A Philadelphia mother was devastated to receive an anonymous note comparing her young son with autism to a "wild animal" and demanding she "do something about that child."
Bonnie Moran is a stay-at-home mom with three sons, two of whom have autism. Her 3-year-old son, Ryan, also has ADHD and pica, a disorder that causes him to have an appetite for non-food items. Moran herself suffers from spina bifida, an opening in the spine that can result in damage to the spinal cord and nerves, according to the Centers for Disease Control and Prevention.
Moran and her husband recently allowed Ryan to play outside in the backyard and enjoy the warmer weather. Moran told Philly Magazine Ryan was squealing loudly at times, which he often does when he gets excited. She said that may have prompted one of her neighbors to write her a nasty letter targeting the toddler.
Moran checked her mail last Wednesday and found the handwritten note, which said the following:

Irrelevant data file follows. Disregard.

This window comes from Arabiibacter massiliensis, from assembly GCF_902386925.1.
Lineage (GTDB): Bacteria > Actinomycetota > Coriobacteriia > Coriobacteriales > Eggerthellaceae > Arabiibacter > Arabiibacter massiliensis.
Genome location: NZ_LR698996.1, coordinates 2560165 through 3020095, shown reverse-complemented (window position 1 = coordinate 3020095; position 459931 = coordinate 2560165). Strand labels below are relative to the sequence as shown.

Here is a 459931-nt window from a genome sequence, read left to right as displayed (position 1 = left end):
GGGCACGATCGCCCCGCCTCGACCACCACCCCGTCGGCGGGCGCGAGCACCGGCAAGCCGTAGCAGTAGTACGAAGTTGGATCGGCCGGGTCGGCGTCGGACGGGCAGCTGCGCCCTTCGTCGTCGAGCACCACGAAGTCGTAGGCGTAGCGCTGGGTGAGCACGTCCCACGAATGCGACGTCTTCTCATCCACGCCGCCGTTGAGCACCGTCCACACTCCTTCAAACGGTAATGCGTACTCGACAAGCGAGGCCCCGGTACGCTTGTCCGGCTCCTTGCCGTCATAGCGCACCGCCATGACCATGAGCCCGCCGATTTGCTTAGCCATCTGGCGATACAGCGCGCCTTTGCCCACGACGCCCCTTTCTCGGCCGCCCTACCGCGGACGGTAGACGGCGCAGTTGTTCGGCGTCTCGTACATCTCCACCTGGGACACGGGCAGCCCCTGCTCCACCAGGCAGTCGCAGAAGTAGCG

U.S. & World
To the parent of the small child at this house,
The weather is getting nicer and like normal people I open my windows for fresh air. NOT to hear some BRAT screaming his head off as he flaps his hands like a bird. I don’t care if it’s the way you raised him or if he is retarded. But the screaming and [carrying] on needs to stop. No one wants to hear him acting like a wild animal it’s utterly nerve wracking, not to mention it's scaring my normal children. By you just standing there talking to him don’t do anything. Besides you look like a moron as he walks all over you. Give him some old fashioned discipline a few times and he will behave. If that child needs fresh air…take him to the park not in out back or out front where other people are coming home from work, have a day off, or just relaxing. No one needs to hear that high pitched voice for hours. Do something about that child!
One of your neighbors
Moran told NBC10 she was shocked when she first read the letter.
"I sat there and blubbered like a little baby because it hurt," she said. "It hurt to the core to be told your son is retarded."
Moran eventually threw out the letter, but not before posting a photo of it in a Facebook group. She received widespread support right away, and although she still doesn’t know who wrote the letter, Moran takes solace in the fact that one person’s expression of hate led to a show of love.
"The outpouring of people just loving my son and showing what a community is about," she said, "what neighborly is about."